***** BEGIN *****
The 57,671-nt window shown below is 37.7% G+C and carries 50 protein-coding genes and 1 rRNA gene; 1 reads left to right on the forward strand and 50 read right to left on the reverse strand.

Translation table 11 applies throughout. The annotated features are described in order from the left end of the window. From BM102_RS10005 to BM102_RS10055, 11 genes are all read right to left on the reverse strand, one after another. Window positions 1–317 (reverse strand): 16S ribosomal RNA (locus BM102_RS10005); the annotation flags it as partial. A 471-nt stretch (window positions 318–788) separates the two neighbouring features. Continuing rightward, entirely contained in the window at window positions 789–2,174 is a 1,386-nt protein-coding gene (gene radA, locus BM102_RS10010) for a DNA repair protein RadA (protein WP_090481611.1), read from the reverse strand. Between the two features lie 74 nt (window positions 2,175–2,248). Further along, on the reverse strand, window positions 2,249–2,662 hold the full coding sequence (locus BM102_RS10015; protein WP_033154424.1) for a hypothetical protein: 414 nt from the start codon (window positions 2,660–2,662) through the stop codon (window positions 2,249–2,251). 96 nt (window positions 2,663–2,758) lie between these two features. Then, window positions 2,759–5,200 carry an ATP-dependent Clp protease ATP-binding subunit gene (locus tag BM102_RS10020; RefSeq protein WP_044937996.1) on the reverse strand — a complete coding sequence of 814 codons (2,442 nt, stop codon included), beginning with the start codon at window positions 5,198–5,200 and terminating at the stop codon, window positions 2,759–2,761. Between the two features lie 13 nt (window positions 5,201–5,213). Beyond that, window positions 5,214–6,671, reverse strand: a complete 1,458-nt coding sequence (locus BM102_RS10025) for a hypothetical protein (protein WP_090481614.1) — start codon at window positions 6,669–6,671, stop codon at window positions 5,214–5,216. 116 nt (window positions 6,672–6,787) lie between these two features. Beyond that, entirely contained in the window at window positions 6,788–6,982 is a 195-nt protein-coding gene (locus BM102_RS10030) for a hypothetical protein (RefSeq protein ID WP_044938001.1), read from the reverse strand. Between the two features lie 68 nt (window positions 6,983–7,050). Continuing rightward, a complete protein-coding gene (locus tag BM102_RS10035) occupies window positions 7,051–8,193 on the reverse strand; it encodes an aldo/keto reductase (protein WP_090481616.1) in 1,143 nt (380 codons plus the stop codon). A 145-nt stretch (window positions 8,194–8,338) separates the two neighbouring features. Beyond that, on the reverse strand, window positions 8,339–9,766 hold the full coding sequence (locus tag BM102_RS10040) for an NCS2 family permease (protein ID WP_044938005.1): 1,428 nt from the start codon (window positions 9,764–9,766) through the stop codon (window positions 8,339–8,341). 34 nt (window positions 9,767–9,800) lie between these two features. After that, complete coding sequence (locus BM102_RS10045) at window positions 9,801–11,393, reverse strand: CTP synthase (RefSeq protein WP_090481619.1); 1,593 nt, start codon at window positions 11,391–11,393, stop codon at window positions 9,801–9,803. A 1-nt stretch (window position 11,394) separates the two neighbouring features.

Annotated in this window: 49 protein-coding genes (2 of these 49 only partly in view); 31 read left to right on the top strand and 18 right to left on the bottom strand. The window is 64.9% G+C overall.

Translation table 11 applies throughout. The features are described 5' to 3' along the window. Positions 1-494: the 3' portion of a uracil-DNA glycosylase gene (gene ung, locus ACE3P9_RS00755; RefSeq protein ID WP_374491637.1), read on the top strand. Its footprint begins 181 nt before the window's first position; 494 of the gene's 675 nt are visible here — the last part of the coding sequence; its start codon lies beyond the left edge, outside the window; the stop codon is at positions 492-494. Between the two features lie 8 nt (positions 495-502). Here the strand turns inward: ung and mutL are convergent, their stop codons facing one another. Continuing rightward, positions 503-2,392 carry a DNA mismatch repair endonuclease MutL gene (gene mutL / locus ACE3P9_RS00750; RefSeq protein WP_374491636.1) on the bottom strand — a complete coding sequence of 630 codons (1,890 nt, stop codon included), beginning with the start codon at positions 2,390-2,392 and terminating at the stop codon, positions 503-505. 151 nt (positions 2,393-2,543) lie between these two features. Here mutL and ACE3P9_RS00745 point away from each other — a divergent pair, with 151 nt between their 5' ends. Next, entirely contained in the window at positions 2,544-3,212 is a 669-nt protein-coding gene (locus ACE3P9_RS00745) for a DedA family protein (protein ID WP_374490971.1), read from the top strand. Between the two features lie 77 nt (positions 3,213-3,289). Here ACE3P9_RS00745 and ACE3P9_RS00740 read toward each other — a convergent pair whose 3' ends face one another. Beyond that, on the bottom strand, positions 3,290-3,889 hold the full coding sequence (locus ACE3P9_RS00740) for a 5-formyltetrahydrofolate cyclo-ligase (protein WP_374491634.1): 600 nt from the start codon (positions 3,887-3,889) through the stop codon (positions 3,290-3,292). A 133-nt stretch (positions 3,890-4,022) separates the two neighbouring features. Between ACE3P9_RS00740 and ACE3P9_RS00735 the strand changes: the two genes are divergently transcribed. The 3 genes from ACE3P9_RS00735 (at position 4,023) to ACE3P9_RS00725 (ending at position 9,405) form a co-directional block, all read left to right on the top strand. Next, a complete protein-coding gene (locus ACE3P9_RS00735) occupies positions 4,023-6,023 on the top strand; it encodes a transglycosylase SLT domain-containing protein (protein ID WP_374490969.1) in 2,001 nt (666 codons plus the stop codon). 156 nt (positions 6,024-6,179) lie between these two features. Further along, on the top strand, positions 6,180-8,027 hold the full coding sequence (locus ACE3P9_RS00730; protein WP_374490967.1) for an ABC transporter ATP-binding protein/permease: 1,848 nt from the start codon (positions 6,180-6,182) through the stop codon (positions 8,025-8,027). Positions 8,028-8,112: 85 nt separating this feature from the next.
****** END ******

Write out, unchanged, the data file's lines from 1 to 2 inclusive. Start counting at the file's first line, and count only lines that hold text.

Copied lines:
The 57,671-nt window shown below is 37.7% G+C and carries 50 protein-coding genes and 1 rRNA gene; 1 reads left to right on the forward strand and 50 read right to left on the reverse strand.

Translation table 11 applies throughout. The annotated features are described in order from the left end of the window. From BM102_RS10005 to BM102_RS10055, 11 genes are all read right to left on the reverse strand, one after another. Window positions 1–317 (reverse strand): 16S ribosomal RNA (locus BM102_RS10005); the annotation flags it as partial. A 471-nt stretch (window positions 318–788) separates the two neighbouring features. Continuing rightward, entirely contained in the window at window positions 789–2,174 is a 1,386-nt protein-coding gene (gene radA, locus BM102_RS10010) for a DNA repair protein RadA (protein WP_090481611.1), read from the reverse strand. Between the two features lie 74 nt (window positions 2,175–2,248). Further along, on the reverse strand, window positions 2,249–2,662 hold the full coding sequence (locus BM102_RS10015; protein WP_033154424.1) for a hypothetical protein: 414 nt from the start codon (window positions 2,660–2,662) through the stop codon (window positions 2,249–2,251). 96 nt (window positions 2,663–2,758) lie between these two features. Then, window positions 2,759–5,200 carry an ATP-dependent Clp protease ATP-binding subunit gene (locus tag BM102_RS10020; RefSeq protein WP_044937996.1) on the reverse strand — a complete coding sequence of 814 codons (2,442 nt, stop codon included), beginning with the start codon at window positions 5,198–5,200 and terminating at the stop codon, window positions 2,759–2,761. Between the two features lie 13 nt (window positions 5,201–5,213). Beyond that, window positions 5,214–6,671, reverse strand: a complete 1,458-nt coding sequence (locus BM102_RS10025) for a hypothetical protein (protein WP_090481614.1) — start codon at window positions 6,669–6,671, stop codon at window positions 5,214–5,216. 116 nt (window positions 6,672–6,787) lie between these two features. Beyond that, entirely contained in the window at window positions 6,788–6,982 is a 195-nt protein-coding gene (locus BM102_RS10030) for a hypothetical protein (RefSeq protein ID WP_044938001.1), read from the reverse strand. Between the two features lie 68 nt (window positions 6,983–7,050). Continuing rightward, a complete protein-coding gene (locus tag BM102_RS10035) occupies window positions 7,051–8,193 on the reverse strand; it encodes an aldo/keto reductase (protein WP_090481616.1) in 1,143 nt (380 codons plus the stop codon). A 145-nt stretch (window positions 8,194–8,338) separates the two neighbouring features. Beyond that, on the reverse strand, window positions 8,339–9,766 hold the full coding sequence (locus tag BM102_RS10040) for an NCS2 family permease (protein ID WP_044938005.1): 1,428 nt from the start codon (window positions 9,764–9,766) through the stop codon (window positions 8,339–8,341). 34 nt (window positions 9,767–9,800) lie between these two features. After that, complete coding sequence (locus BM102_RS10045) at window positions 9,801–11,393, reverse strand: CTP synthase (RefSeq protein WP_090481619.1); 1,593 nt, start codon at window positions 11,391–11,393, stop codon at window positions 9,801–9,803. A 1-nt stretch (window position 11,394) separates the two neighbouring features.